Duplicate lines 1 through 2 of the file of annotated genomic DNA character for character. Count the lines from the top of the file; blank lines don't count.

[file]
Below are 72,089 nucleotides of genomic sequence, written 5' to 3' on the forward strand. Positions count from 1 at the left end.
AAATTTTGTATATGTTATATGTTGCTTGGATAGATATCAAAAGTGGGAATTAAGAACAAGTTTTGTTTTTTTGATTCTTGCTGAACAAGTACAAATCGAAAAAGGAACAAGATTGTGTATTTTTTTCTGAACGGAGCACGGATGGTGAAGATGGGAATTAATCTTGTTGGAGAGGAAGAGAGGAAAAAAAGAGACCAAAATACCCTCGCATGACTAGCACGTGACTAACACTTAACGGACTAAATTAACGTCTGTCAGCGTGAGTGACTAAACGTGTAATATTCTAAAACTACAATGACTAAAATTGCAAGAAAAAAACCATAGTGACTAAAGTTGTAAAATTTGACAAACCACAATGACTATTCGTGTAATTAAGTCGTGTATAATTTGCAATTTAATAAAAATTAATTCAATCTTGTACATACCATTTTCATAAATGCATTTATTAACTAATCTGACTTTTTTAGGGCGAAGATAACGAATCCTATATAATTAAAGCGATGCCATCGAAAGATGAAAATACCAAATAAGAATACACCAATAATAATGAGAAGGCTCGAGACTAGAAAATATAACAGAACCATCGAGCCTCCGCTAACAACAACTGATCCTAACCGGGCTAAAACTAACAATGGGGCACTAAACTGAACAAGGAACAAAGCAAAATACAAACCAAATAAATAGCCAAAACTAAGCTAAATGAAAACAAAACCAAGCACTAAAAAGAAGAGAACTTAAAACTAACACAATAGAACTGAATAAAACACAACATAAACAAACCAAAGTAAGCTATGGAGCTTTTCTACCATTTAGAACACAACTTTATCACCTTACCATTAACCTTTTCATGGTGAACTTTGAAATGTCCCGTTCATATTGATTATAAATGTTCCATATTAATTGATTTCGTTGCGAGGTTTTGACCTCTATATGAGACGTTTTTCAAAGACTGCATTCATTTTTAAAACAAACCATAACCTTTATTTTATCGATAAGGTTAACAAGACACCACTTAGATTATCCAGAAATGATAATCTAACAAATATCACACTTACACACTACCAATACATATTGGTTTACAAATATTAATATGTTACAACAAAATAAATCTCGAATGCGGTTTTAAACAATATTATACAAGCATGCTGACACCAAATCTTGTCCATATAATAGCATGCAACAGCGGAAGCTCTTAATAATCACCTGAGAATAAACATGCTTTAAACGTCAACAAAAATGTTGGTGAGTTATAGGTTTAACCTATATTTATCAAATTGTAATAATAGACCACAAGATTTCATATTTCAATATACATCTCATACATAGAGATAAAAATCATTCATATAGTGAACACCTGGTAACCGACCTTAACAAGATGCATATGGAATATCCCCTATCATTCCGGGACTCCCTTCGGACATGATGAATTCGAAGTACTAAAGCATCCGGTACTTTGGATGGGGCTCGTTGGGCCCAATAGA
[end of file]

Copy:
Below are 72,089 nucleotides of genomic sequence, written 5' to 3' on the forward strand. Positions count from 1 at the left end.
AAATTTTGTATATGTTATATGTTGCTTGGATAGATATCAAAAGTGGGAATTAAGAACAAGTTTTGTTTTTTTGATTCTTGCTGAACAAGTACAAATCGAAAAAGGAACAAGATTGTGTATTTTTTTCTGAACGGAGCACGGATGGTGAAGATGGGAATTAATCTTGTTGGAGAGGAAGAGAGGAAAAAAAGAGACCAAAATACCCTCGCATGACTAGCACGTGACTAACACTTAACGGACTAAATTAACGTCTGTCAGCGTGAGTGACTAAACGTGTAATATTCTAAAACTACAATGACTAAAATTGCAAGAAAAAAACCATAGTGACTAAAGTTGTAAAATTTGACAAACCACAATGACTATTCGTGTAATTAAGTCGTGTATAATTTGCAATTTAATAAAAATTAATTCAATCTTGTACATACCATTTTCATAAATGCATTTATTAACTAATCTGACTTTTTTAGGGCGAAGATAACGAATCCTATATAATTAAAGCGATGCCATCGAAAGATGAAAATACCAAATAAGAATACACCAATAATAATGAGAAGGCTCGAGACTAGAAAATATAACAGAACCATCGAGCCTCCGCTAACAACAACTGATCCTAACCGGGCTAAAACTAACAATGGGGCACTAAACTGAACAAGGAACAAAGCAAAATACAAACCAAATAAATAGCCAAAACTAAGCTAAATGAAAACAAAACCAAGCACTAAAAAGAAGAGAACTTAAAACTAACACAATAGAACTGAATAAAACACAACATAAACAAACCAAAGTAAGCTATGGAGCTTTTCTACCATTTAGAACACAACTTTATCACCTTACCATTAACCTTTTCATGGTGAACTTTGAAATGTCCCGTTCATATTGATTATAAATGTTCCATATTAATTGATTTCGTTGCGAGGTTTTGACCTCTATATGAGACGTTTTTCAAAGACTGCATTCATTTTTAAAACAAACCATAACCTTTATTTTATCGATAAGGTTAACAAGACACCACTTAGATTATCCAGAAATGATAATCTAACAAATATCACACTTACACACTACCAATACATATTGGTTTACAAATATTAATATGTTACAACAAAATAAATCTCGAATGCGGTTTTAAACAATATTATACAAGCATGCTGACACCAAATCTTGTCCATATAATAGCATGCAACAGCGGAAGCTCTTAATAATCACCTGAGAATAAACATGCTTTAAACGTCAACAAAAATGTTGGTGAGTTATAGGTTTAACCTATATTTATCAAATTGTAATAATAGACCACAAGATTTCATATTTCAATATACATCTCATACATAGAGATAAAAATCATTCATATAGTGAACACCTGGTAACCGACCTTAACAAGATGCATATGGAATATCCCCTATCATTCCGGGACTCCCTTCGGACATGATGAATTCGAAGTACTAAAGCATCCGGTACTTTGGATGGGGCTCGTTGGGCCCAATAGA